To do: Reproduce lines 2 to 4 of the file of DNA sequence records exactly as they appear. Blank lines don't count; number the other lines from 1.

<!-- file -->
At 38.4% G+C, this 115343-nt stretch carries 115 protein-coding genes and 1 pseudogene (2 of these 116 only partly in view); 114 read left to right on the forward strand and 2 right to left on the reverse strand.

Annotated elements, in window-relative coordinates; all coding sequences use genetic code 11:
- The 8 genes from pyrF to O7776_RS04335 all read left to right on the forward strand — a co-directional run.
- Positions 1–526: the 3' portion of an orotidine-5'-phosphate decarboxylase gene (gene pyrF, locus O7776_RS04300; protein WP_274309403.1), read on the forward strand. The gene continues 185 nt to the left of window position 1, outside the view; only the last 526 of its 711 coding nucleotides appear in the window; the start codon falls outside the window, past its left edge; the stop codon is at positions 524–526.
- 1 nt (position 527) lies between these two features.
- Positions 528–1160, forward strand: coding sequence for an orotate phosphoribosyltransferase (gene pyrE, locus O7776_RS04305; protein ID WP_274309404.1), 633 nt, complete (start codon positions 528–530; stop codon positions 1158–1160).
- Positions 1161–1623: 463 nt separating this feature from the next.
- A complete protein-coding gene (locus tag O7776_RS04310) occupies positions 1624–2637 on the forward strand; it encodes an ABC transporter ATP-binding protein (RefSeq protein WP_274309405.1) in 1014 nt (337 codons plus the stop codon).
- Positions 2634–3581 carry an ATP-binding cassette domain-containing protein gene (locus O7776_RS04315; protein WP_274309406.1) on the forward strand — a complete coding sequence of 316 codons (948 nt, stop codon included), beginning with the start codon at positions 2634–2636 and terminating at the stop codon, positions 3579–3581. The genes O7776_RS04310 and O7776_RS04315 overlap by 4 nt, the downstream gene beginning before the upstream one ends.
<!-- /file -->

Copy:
Annotated elements, in window-relative coordinates; all coding sequences use genetic code 11:
- The 8 genes from pyrF to O7776_RS04335 all read left to right on the forward strand — a co-directional run.
- Positions 1–526: the 3' portion of an orotidine-5'-phosphate decarboxylase gene (gene pyrF, locus O7776_RS04300; protein WP_274309403.1), read on the forward strand. The gene continues 185 nt to the left of window position 1, outside the view; only the last 526 of its 711 coding nucleotides appear in the window; the start codon falls outside the window, past its left edge; the stop codon is at positions 524–526.